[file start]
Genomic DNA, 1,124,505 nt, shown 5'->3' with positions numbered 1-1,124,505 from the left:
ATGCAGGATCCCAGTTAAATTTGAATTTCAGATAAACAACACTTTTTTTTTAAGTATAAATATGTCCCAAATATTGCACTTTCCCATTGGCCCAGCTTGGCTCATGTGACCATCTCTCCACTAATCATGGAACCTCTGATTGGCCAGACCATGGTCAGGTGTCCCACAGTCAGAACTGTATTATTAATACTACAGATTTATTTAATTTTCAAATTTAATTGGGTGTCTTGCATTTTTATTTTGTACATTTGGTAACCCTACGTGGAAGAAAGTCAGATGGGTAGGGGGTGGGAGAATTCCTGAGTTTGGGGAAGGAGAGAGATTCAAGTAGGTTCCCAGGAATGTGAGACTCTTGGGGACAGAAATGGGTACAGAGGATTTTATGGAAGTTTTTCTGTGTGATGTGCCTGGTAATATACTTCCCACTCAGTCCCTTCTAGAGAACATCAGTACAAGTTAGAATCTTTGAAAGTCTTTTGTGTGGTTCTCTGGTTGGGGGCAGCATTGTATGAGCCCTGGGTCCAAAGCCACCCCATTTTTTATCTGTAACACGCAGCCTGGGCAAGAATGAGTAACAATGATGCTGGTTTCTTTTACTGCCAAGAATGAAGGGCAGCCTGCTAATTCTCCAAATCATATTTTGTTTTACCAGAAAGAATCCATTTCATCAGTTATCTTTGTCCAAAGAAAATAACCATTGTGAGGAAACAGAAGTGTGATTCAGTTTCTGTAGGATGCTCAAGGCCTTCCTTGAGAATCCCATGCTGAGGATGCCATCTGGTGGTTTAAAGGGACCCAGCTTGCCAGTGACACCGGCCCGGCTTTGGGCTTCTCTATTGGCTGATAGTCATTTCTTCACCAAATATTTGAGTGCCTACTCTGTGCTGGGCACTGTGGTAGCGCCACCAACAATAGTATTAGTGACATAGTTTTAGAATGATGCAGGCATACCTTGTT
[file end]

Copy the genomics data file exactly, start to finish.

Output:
Genomic DNA, 1,124,505 nt, shown 5'->3' with positions numbered 1-1,124,505 from the left:
ATGCAGGATCCCAGTTAAATTTGAATTTCAGATAAACAACACTTTTTTTTTAAGTATAAATATGTCCCAAATATTGCACTTTCCCATTGGCCCAGCTTGGCTCATGTGACCATCTCTCCACTAATCATGGAACCTCTGATTGGCCAGACCATGGTCAGGTGTCCCACAGTCAGAACTGTATTATTAATACTACAGATTTATTTAATTTTCAAATTTAATTGGGTGTCTTGCATTTTTATTTTGTACATTTGGTAACCCTACGTGGAAGAAAGTCAGATGGGTAGGGGGTGGGAGAATTCCTGAGTTTGGGGAAGGAGAGAGATTCAAGTAGGTTCCCAGGAATGTGAGACTCTTGGGGACAGAAATGGGTACAGAGGATTTTATGGAAGTTTTTCTGTGTGATGTGCCTGGTAATATACTTCCCACTCAGTCCCTTCTAGAGAACATCAGTACAAGTTAGAATCTTTGAAAGTCTTTTGTGTGGTTCTCTGGTTGGGGGCAGCATTGTATGAGCCCTGGGTCCAAAGCCACCCCATTTTTTATCTGTAACACGCAGCCTGGGCAAGAATGAGTAACAATGATGCTGGTTTCTTTTACTGCCAAGAATGAAGGGCAGCCTGCTAATTCTCCAAATCATATTTTGTTTTACCAGAAAGAATCCATTTCATCAGTTATCTTTGTCCAAAGAAAATAACCATTGTGAGGAAACAGAAGTGTGATTCAGTTTCTGTAGGATGCTCAAGGCCTTCCTTGAGAATCCCATGCTGAGGATGCCATCTGGTGGTTTAAAGGGACCCAGCTTGCCAGTGACACCGGCCCGGCTTTGGGCTTCTCTATTGGCTGATAGTCATTTCTTCACCAAATATTTGAGTGCCTACTCTGTGCTGGGCACTGTGGTAGCGCCACCAACAATAGTATTAGTGACATAGTTTTAGAATGATGCAGGCATACCTTGTT